12. If I wanted to use a different plant altogether, I’d go with “honeysuckle,” which is better than “melissa,” having the right number of syllables and a more transparent evocation of honey. But I don’t want to use a different plant altogether; it’s one short step from that to doing “imitations” a la Lowell. Which have their place, but that’s not what I want to do.

  13. Nice readings, both in Russian and English. After comments from Russians, you don’t need me to tell you how good your accent is.
    I had never heard “Orioles” recited, and realized from your reading that I had been accenting trostnika in the last line wrong, on the first syllable rather than the last.
    NB to m-l, if you’re listening: this shows the limitations of the method I outlined of determining Russian accentuation from meter – as well the dangers of solitary practice.
    (Unaccented syllables in the first strong position in a line are fairly rare: it happens in this poem only here, I think).

  14. marie-lucie says

    AS, I haven’t listened yet, but I plan to do it.
    I know about the dangers of “solitary practice” reading aloud, which is why I haven’t tried to practice Russian that way. I feel secure with Spanish, because the spelling system is so rational in dealing with stress (and also by now I know quite a lot of vocabulary from contacts with native speakers with whom I converse in Spanish). Itlian is different because even though I understand Italian fairly well, written Italian is full of words and forms of doubtful accentuation. I get by reading Italian aloud by guessing the stress from French, Spanish and Latin cognates and trying different ways of stressing if needed, or just skipping the form. Still, in spite of the doubts, reading Itlian aloud is more useful to me than reading it silently. German is pretty straightforward from that point of view too, if I am able to analyze the complex words correctly. But for Russian I don’t have the help of known cognates as in the Romance language ( know, so I don’t read much Russian.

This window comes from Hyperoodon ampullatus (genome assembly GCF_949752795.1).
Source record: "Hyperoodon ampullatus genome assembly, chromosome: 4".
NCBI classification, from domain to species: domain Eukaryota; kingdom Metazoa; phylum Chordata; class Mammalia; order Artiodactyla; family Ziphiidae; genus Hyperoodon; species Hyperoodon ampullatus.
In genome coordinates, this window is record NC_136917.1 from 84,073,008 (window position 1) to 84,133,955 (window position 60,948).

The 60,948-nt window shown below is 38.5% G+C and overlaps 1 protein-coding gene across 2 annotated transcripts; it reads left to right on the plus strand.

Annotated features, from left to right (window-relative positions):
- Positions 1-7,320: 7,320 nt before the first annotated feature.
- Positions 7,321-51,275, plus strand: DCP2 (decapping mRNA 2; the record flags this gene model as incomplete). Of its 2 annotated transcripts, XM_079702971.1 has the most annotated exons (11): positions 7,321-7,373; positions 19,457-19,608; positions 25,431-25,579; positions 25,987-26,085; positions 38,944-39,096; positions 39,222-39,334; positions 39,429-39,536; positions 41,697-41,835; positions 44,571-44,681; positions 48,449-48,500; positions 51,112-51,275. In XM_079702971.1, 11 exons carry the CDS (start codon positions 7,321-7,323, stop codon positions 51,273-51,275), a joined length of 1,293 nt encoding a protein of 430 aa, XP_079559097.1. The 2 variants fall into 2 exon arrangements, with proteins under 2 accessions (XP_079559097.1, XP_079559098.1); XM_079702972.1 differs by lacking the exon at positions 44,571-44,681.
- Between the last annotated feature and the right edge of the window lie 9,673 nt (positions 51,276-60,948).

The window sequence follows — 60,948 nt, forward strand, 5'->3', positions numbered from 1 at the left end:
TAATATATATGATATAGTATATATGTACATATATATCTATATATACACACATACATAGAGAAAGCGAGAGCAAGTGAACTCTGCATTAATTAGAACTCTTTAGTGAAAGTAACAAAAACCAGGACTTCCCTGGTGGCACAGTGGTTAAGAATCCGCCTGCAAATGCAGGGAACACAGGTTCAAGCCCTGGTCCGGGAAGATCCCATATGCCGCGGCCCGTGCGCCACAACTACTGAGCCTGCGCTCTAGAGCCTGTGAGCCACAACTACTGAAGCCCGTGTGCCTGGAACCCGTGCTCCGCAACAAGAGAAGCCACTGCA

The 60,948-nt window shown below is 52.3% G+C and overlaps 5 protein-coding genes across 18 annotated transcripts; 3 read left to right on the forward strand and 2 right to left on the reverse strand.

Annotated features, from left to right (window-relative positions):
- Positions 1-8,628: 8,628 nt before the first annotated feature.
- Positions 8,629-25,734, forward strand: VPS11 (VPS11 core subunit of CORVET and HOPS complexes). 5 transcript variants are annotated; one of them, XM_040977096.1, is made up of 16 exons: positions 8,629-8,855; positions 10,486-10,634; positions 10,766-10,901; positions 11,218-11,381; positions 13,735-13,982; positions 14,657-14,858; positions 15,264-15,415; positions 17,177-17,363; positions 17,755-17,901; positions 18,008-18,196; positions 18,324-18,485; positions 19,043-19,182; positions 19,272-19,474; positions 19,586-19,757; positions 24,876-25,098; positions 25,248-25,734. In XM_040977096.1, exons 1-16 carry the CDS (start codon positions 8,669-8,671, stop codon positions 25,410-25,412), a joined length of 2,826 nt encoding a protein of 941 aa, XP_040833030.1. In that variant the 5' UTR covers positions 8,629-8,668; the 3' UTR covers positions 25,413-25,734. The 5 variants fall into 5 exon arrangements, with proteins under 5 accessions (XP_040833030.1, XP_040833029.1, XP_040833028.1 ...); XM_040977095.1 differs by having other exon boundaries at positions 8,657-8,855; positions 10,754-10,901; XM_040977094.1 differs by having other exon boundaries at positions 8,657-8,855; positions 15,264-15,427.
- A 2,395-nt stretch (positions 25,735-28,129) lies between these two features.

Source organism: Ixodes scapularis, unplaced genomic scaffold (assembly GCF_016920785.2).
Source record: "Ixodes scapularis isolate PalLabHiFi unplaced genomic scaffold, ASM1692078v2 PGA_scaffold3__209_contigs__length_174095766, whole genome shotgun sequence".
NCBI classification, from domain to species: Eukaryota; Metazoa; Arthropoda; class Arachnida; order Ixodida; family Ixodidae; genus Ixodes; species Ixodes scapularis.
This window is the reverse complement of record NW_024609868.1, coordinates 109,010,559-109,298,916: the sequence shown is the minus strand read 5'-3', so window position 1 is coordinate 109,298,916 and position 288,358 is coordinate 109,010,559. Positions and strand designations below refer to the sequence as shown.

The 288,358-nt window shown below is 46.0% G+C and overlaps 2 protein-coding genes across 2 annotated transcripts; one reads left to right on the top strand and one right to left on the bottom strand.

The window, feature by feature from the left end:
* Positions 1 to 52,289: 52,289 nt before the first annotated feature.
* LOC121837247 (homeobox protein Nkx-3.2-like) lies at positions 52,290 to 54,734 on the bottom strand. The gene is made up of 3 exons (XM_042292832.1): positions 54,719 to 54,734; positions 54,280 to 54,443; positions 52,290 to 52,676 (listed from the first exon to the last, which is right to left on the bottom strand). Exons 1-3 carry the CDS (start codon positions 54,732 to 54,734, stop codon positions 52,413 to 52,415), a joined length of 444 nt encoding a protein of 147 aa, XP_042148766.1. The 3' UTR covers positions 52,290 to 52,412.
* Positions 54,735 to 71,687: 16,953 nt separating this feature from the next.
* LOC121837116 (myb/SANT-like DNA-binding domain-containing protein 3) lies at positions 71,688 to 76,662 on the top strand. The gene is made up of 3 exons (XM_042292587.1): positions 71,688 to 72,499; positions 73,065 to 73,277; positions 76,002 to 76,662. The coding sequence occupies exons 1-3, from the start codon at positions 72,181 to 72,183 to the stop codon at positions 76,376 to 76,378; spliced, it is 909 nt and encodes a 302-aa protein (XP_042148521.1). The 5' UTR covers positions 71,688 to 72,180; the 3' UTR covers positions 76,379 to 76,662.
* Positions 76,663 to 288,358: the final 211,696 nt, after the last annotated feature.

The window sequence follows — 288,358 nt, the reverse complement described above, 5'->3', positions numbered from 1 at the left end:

15. their food: time, pulmonaria, mint…
    their food: eternity, melissa, mint…

  16. I like ‘time’ there because it makes a wordplay in English with ‘thyme’, if it’s permitted to read/hear it that way…

  17. But the wordplay is utterly irrelevant to the poem, and thus very annoying. I wish it could be avoided, but it can’t.

  18. John Emerson says

    I hope this project continues. I’ve had the feeling for a long time that if I could read Russian Mandelstam might be my favorite poet, but translations have been disappointing except in flashes here and there which just tantalized me. These are the best, in my opinion.

  19. What John said.

  20. These are great, Hat!
    I have a translation from Sutzkever which is going to be posted there too, in the next few weeks-months, and I look forward to any comments you have.

  21. Let me know when it’s posted.
    I have submitted a translation of Mandelstam’s longest poem, “Нашедший подкову,” to Two Lines; if it gets published, I’ll mention it here. And in general, I too hope I will do a lot more translations.

  22. That’s a wonderful poem. If you haven’t already, you might have a look at Steven Willett’s version in Arion vol. 9.2.

  23. if it gets published

    I take it that it did not?

  24. It did not.